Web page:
Yes, there were some cards this past weekend on Showtime and DAZN that we'll touch upon later. But there was this particular tweet that I saw on Friday that spotlighted Jose Luis Castillo that captured my attention.
I had been wanting to pay tribute to Castillo for awhile, and in my view he deserves a permanent place in Canastota as a member of the International Boxing Hall-of-Fame. This isn't to besmirch anybody else, or question their status, but Castillo's resume' is superior to more than a few that have permanent residence in those hallowed halls.
Regardless, if I still had a vote, Castillo would be getting a check mark next to his name on my ballot, without question.
Best known early on for being a sparring partner of the great Julio Cesar Chavez, and after losing twice to Javier Jauregui (both by 10th round KO) and Cesar Soto (KO2), he went in against the highly regarded Stevie Johnston for his WBC lightweight title in June of 2000. In what was the Ring Magazine 'upset of the year' he lifted that crown in a tight battle.
Three months later he defended that belt in Johnston's hometown in Denver, Colorado, and fought to a draw. Castillo then dispatched the respected Cesar Bazan in six. But the consensus was that he was just keeping this belt warm for Floyd Mayweather, who would soon be moving up to 135.
When they met in April of 2002 in Las Vegas, what was thought to be a relatively easy victory for the then 'Pretty Boy', instead became a hotly contested decision that saw Mayweather win a disputed unanimous verdict. More than a few observers (such as HBO's Harold Lederman) had Castillo winning. This is bout is considered among the toughest of Mayweather's career.
Their rematch in December of that year was a much more clear cut win for Mayweather. But the run of Castillo was just beginning.
After two tune-up bouts, he faced the streaking Juan Lazcano for the vacant WBC 135-pound title and hammered home a convincing victory. Castillo then rallied late to defeat the crafty, Joel Casamayor, over 12 rounds, and then wore down Julio Diaz (who had been the IBF titlist) in 10 rounds. All of this in a nine month span.
Then in May of 2005, Castillo participated in what is just merely the greatest fight I have ever witnessed from press row. I don't have to recount this epic affair all that much, but it says here that Castillo got the shaft as 'Chico' spat out his mouthpiece, and bought himself some valuable time in that memorable 10th round:
Neither boxer was ever quite the same after this grinding battle. Five months later, they rematched with Castillo winning a tainted fight in four rounds, as he failed to make the lightweight limit. There was a noticeable decline in his performances from that point, and his knockout loss to Ricky Hatton in 2007 signaled that his run as an elite, world-class performer had come to an end.
Castillo played out the string for years with a series of bouts that weren't nearly as meaningful as the ones he had been apart of. He eventually retired after getting stopped by Ruslan Provodnikov in five rounds in Russia in 2014 with a career mark of 66-13-1(57 KOs).
At his best, Castillo was a skilled in-fighter, who didn't necessarily have great speed or any particular speed, but he understood how to break down opponents with both hands in surgical fashion. He was an honest worker. There was a lot of 'JC Superstar' to his game. He took a measured approach to his fights, and had an underrated craft to his arsenal.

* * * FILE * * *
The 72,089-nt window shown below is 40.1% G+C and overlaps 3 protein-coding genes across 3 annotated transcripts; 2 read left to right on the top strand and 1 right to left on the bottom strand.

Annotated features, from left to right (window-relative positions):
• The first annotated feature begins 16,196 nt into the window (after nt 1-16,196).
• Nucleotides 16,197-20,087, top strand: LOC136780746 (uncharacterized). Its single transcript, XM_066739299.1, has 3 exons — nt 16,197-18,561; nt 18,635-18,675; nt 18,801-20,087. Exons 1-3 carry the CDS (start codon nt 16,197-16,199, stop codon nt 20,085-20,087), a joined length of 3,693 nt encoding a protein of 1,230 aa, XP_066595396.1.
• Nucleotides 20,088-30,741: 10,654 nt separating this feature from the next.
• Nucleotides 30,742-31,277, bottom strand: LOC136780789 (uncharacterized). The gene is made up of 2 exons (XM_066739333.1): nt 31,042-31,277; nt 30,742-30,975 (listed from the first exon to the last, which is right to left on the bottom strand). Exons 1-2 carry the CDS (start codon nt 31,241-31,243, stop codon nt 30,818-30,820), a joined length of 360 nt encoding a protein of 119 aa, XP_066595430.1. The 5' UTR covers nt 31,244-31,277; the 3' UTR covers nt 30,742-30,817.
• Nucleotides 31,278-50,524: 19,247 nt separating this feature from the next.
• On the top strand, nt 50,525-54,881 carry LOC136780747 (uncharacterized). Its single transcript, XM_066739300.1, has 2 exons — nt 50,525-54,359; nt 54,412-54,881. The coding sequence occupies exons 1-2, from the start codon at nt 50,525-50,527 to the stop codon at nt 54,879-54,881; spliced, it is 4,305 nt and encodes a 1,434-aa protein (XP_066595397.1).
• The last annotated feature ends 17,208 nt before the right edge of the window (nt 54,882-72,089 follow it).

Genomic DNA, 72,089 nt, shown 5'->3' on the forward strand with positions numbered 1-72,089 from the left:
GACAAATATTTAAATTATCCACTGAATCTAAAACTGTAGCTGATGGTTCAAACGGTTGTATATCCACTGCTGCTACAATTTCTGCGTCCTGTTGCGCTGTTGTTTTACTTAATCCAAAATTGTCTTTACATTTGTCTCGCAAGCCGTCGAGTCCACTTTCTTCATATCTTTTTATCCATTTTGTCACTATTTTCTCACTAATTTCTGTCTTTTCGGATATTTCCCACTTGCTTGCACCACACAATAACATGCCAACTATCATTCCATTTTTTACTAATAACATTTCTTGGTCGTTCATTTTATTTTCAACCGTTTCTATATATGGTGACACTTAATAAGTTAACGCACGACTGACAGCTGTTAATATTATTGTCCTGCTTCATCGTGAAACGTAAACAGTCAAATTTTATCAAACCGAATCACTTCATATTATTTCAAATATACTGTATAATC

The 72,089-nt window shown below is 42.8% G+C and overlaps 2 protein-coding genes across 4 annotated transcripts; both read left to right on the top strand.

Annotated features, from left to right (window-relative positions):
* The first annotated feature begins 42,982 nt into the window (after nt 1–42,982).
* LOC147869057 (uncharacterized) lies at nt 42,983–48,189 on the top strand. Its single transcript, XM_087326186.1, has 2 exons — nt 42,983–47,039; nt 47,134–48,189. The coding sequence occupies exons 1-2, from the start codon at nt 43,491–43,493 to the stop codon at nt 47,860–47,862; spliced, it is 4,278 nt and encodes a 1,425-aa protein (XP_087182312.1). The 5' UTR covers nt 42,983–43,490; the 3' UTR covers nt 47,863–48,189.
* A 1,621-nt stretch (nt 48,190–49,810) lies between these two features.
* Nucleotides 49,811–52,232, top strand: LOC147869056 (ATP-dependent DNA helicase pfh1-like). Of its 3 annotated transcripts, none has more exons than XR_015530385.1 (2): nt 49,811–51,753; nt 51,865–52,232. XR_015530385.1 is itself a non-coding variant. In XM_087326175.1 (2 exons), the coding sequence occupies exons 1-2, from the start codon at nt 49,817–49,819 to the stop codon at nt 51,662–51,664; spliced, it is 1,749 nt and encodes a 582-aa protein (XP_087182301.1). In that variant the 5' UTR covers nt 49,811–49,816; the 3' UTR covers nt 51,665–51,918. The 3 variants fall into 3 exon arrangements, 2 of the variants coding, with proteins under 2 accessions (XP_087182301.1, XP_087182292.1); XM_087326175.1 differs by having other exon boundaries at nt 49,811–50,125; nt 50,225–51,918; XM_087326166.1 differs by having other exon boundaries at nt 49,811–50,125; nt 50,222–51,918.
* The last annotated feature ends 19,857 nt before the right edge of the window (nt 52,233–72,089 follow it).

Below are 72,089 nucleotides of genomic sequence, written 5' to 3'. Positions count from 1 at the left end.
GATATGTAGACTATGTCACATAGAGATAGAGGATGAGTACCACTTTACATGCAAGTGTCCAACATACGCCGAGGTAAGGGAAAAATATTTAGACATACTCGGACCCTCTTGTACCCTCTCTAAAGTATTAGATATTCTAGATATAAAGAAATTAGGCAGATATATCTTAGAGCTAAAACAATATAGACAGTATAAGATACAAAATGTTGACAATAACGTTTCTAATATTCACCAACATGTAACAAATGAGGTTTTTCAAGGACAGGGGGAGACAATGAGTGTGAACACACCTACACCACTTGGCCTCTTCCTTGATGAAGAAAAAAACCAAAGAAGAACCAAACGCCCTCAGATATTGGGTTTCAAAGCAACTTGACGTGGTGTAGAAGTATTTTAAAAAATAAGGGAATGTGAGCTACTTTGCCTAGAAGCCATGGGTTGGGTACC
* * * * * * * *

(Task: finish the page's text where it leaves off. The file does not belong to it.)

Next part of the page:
I personally enjoyed my numerous interviews with him that were conducted with the late Ricardo Jimenez (God rest his soul, the best interpreter I've ever had), he was to me, a real fighter, who gave honest and thoughtful answers to whatever came his way.
Unfortunately for 'el Temible', he was largely overshadowed by his Mexican compatriots like 'el Terrible' Erik Morales, Marco Antonio Barrera and Juan Manuel Marquez. Despite his impressive run, even at his apex he was never truly a box-office star, even within the Mexican fan base. Castillo was a guy that garnered respect and admiration from hard-core fans, but was relatively unknown to the general public. Those type of individuals tend to get overlooked when it comes to these kind of things.
And it seems as though fate has worked against him. What if he gets the decision in the first bout with Mayweather? Or if Corrales doesn't use stall tactics to help him turn the fight around in their initial match-up? If just one of these things go his way, who knows just how he would be perceived by the pundits. His late career troubles at the scales most likely don't help his cause.
But his overall body of work, and his contribution to the game, in my view merit his induction into the Hall.
The fear is that he may end up being boxing's version of Joe Carter.
Lightweight hopeful, Frank Martin had a difficult time with Artem Harutunyan, but came on strong down the stretch to win a close unanimous decision on the Showtime main event from the Cosmopolitan in Las Vegas....It looks like it's the end of the road for Viktor Postol, who was stopped in seven by Elvis Rodriguez....Meanwhile at the Masonic Temple in Detroit, Alycia Baungardner looked impressive in retaining her junior lightweight titles over Christina Linardatou over 10.... Andy Cruz made a successful professional debut on this card...For those of you who don't know who Joe Carter is, he was a guy who had 396 home rounds, 1445 RBI's, and will always be known for this World Series walk-off home run as a Toronto Blue Jay in 1993....I can be reached at firstname.lastname@example.org.....